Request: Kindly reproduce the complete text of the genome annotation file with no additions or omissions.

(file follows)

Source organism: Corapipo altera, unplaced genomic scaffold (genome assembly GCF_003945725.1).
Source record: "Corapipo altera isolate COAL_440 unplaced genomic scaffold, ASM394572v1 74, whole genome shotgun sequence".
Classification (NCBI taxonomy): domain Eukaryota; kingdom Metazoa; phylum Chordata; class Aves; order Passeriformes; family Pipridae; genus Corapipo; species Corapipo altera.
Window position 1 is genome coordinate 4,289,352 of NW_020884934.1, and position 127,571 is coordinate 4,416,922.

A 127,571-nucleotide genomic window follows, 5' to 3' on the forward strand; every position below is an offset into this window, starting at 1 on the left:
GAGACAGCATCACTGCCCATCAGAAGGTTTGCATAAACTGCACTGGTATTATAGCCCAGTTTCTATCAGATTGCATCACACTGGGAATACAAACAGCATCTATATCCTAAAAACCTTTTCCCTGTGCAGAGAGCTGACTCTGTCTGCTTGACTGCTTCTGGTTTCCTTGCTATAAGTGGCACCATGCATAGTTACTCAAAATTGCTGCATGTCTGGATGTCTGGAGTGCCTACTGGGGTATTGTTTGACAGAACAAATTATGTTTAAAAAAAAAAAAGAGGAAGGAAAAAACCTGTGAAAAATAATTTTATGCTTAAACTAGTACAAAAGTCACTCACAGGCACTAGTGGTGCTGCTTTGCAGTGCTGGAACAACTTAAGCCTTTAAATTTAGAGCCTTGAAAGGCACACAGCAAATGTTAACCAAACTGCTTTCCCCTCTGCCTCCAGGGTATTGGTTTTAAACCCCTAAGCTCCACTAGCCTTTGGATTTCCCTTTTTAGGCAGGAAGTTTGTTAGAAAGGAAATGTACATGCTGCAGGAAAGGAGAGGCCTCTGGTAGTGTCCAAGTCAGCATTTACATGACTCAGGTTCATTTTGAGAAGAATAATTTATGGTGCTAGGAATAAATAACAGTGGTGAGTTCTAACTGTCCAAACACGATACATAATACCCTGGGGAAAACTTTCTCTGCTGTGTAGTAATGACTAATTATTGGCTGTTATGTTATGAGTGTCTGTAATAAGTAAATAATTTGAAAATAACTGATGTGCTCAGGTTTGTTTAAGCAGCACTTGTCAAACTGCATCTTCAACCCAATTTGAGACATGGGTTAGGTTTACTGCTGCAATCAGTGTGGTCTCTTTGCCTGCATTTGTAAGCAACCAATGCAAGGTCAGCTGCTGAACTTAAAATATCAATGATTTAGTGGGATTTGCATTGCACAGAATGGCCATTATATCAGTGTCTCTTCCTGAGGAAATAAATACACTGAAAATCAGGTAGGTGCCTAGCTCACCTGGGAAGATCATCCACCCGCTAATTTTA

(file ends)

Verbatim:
Source organism: Corapipo altera, unplaced genomic scaffold (genome assembly GCF_003945725.1).
Source record: "Corapipo altera isolate COAL_440 unplaced genomic scaffold, ASM394572v1 74, whole genome shotgun sequence".
Classification (NCBI taxonomy): domain Eukaryota; kingdom Metazoa; phylum Chordata; class Aves; order Passeriformes; family Pipridae; genus Corapipo; species Corapipo altera.
Window position 1 is genome coordinate 4,289,352 of NW_020884934.1, and position 127,571 is coordinate 4,416,922.

A 127,571-nucleotide genomic window follows, 5' to 3' on the forward strand; every position below is an offset into this window, starting at 1 on the left:
GAGACAGCATCACTGCCCATCAGAAGGTTTGCATAAACTGCACTGGTATTATAGCCCAGTTTCTATCAGATTGCATCACACTGGGAATACAAACAGCATCTATATCCTAAAAACCTTTTCCCTGTGCAGAGAGCTGACTCTGTCTGCTTGACTGCTTCTGGTTTCCTTGCTATAAGTGGCACCATGCATAGTTACTCAAAATTGCTGCATGTCTGGATGTCTGGAGTGCCTACTGGGGTATTGTTTGACAGAACAAATTATGTTTAAAAAAAAAAAAGAGGAAGGAAAAAACCTGTGAAAAATAATTTTATGCTTAAACTAGTACAAAAGTCACTCACAGGCACTAGTGGTGCTGCTTTGCAGTGCTGGAACAACTTAAGCCTTTAAATTTAGAGCCTTGAAAGGCACACAGCAAATGTTAACCAAACTGCTTTCCCCTCTGCCTCCAGGGTATTGGTTTTAAACCCCTAAGCTCCACTAGCCTTTGGATTTCCCTTTTTAGGCAGGAAGTTTGTTAGAAAGGAAATGTACATGCTGCAGGAAAGGAGAGGCCTCTGGTAGTGTCCAAGTCAGCATTTACATGACTCAGGTTCATTTTGAGAAGAATAATTTATGGTGCTAGGAATAAATAACAGTGGTGAGTTCTAACTGTCCAAACACGATACATAATACCCTGGGGAAAACTTTCTCTGCTGTGTAGTAATGACTAATTATTGGCTGTTATGTTATGAGTGTCTGTAATAAGTAAATAATTTGAAAATAACTGATGTGCTCAGGTTTGTTTAAGCAGCACTTGTCAAACTGCATCTTCAACCCAATTTGAGACATGGGTTAGGTTTACTGCTGCAATCAGTGTGGTCTCTTTGCCTGCATTTGTAAGCAACCAATGCAAGGTCAGCTGCTGAACTTAAAATATCAATGATTTAGTGGGATTTGCATTGCACAGAATGGCCATTATATCAGTGTCTCTTCCTGAGGAAATAAATACACTGAAAATCAGGTAGGTGCCTAGCTCACCTGGGAAGATCATCCACCCGCTAATTTTA